And suddenly I felt her little hand in mine.
She had stood next to me for a while; staring up at me with her curious eyes; her bright smile framed by dusty, tangled hair. We were in the middle of a small square; surrounded by little houses; a buzzing community on the outskirts of Antananarivo, Madagascar. Tiny shops were splattered here and there; some men carried away heavy loads of scrap metal; children were playing in the streets.
This could have been such a familiar scene, seen everywhere around the world; were it not for this burning stench. The smell would stick with me for days to come; it felt overpowering at first but would turn into a steady, mute companion.
My journey had taken me to the tops of an enormous garbage dump.
In my naivety, I had imagined to see a landfill with visibly defined edges; an area that would clearly disqualify itself from being occupied by people. Of course, I had seen videos about people living on garbage dumps; I had seen little shacks surrounded by waste – its inhabitants barely sheltered from the elements. But I had never seen an entire community being built on top of the compressed, decomposed remnants of a cities’ refuse.
Whilst the village looked settled in its place, the hills surrounding it continued to grow. Every day, new trucks would arrive – disposing their contents, providing the residents on and beside the landfill with more trash to sift through in the hopes of finding something that could be turned into money. Even though these communities were supported by the tireless engagement of Fr. Pedro Opeka, CM; many people continued to work on these hills each and every day – an intergenerational habit difficult to break.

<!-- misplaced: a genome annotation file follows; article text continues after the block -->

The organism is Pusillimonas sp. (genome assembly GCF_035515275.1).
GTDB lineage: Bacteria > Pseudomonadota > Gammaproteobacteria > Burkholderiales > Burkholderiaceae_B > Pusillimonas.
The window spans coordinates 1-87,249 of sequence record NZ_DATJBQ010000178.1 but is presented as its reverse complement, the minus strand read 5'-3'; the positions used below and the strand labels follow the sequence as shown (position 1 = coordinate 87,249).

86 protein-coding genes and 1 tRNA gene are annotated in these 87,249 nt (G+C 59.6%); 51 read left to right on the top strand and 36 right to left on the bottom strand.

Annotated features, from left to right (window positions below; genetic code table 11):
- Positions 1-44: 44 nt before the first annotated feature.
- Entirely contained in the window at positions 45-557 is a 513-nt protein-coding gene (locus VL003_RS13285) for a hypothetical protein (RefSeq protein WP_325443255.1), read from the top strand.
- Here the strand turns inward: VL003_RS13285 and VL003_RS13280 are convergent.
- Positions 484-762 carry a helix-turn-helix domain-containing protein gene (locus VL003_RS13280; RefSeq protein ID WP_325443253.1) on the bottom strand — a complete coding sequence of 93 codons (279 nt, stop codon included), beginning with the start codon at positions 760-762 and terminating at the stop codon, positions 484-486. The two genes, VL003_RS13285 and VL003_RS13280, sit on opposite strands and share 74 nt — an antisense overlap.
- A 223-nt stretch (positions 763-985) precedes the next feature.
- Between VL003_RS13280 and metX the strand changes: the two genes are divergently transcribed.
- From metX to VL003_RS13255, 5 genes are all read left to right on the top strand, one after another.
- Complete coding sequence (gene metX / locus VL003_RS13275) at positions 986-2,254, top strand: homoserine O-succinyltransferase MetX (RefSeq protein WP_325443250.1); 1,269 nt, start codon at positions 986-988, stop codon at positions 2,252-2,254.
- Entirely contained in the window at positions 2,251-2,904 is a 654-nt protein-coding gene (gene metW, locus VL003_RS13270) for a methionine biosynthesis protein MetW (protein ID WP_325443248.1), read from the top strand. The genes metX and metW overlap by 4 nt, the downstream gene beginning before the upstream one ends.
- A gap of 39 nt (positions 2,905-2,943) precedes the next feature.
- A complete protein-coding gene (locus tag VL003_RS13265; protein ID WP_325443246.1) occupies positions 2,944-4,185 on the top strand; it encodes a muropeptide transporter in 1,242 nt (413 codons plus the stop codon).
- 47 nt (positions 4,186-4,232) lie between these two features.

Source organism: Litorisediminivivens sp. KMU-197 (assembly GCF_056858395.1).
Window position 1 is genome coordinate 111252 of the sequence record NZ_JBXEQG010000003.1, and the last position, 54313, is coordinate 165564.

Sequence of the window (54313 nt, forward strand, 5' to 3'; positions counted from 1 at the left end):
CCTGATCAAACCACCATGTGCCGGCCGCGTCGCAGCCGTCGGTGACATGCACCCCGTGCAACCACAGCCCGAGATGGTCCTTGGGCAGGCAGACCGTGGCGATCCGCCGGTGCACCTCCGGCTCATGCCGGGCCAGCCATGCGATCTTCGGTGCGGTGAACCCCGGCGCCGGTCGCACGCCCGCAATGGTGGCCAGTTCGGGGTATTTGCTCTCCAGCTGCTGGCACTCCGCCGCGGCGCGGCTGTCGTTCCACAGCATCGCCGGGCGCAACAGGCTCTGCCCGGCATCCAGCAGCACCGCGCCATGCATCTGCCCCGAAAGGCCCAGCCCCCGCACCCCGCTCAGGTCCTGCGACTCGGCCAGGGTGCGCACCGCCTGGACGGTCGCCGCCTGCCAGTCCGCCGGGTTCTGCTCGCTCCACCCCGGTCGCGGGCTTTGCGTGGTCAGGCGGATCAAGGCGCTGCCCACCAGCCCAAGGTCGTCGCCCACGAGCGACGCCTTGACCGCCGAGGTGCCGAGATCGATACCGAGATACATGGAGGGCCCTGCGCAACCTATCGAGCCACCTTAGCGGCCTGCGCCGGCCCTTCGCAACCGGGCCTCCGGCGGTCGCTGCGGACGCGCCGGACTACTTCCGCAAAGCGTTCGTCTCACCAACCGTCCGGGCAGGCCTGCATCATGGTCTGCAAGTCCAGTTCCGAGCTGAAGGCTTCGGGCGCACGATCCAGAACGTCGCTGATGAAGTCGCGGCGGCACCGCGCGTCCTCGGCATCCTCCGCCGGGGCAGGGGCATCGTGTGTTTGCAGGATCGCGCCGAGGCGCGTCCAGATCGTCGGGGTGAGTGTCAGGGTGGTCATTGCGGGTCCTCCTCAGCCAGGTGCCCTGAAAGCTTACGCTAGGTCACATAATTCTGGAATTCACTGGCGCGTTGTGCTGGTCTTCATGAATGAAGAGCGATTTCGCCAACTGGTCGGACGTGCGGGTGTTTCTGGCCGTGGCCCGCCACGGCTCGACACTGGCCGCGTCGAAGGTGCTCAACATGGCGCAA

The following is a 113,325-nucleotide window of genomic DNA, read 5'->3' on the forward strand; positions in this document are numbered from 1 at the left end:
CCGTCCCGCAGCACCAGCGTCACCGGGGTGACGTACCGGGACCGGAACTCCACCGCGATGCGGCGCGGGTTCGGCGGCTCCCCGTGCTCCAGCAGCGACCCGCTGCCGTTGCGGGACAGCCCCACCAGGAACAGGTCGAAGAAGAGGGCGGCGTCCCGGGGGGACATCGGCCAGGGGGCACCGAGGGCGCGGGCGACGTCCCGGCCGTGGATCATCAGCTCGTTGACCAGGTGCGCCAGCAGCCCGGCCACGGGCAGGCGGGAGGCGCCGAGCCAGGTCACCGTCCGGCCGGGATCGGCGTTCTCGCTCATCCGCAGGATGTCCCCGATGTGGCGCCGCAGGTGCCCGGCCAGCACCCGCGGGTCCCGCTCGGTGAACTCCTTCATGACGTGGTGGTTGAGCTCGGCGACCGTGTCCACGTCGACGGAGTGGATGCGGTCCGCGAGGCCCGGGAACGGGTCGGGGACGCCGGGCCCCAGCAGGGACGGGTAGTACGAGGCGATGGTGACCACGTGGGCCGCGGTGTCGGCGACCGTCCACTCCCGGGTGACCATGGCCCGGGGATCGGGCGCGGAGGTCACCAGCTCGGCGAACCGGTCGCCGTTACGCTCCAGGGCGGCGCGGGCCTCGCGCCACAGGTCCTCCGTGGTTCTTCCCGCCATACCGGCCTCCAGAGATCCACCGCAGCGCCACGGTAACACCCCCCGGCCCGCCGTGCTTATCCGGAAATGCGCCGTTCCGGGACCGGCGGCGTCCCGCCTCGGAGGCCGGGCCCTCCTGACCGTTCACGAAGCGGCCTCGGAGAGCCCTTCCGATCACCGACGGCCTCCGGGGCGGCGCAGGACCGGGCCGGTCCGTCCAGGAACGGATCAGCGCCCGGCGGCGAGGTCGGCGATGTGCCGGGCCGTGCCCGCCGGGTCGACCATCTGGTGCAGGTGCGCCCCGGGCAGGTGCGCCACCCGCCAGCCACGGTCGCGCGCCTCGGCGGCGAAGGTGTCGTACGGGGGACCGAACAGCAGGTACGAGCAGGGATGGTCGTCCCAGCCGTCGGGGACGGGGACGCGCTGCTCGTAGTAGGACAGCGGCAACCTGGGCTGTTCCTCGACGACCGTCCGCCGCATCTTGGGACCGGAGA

Wherever I looked, nature tried to reclaim its place; grass appearing to be sprouting from within plastic bottles; shrubs stubbornly finding their ways. It was the beginning of dry season; everything was still green, and the structure of the dump comparatively safe. This would change once the rain would start. What seemed solid now would become life threatening soon enough. The downpours would soften the soil, increasing the risk of the landfill collapsing – burying whatever lied in its path under an avalanche of garbage and mud. So often, I had read about these tragedies on the news; but only now, I really understood.
I still held her hand in mine.
I looked at her and took comfort in the thought that she would have opportunities in life because she now lived in this community that had been built in a safe area; she slept in a house made of brick, with a proper roof; she went to school during the day instead of climbing the mountain of garbage.
But I also knew that her dad, her mum, those closest to her, likely still ventured out every day to scavenge. I knew that safety was a distant dream for them; that one wrong step could result in life-changing injuries or death; that diseases found a perfect breeding ground on these hills; and that one rainfall could destroy what they had built. And yet, every day, they would go up to the top of their world – and look down to their feet to see what we brought them.
When leaving these hills, I knew that I must do more. That I must do better. Because I only held one little hand – but there are millions more reaching out.
If there are any among us who think they are in the mission to evangelise the poor people but not to alleviate their sufferings, to take of their spiritual needs but not their temporal ones, I reply that we have to help them and have them assisted in every way, by us and by others. (St Vincent de Paul)
Anja Bohnsack, Research and Development Manager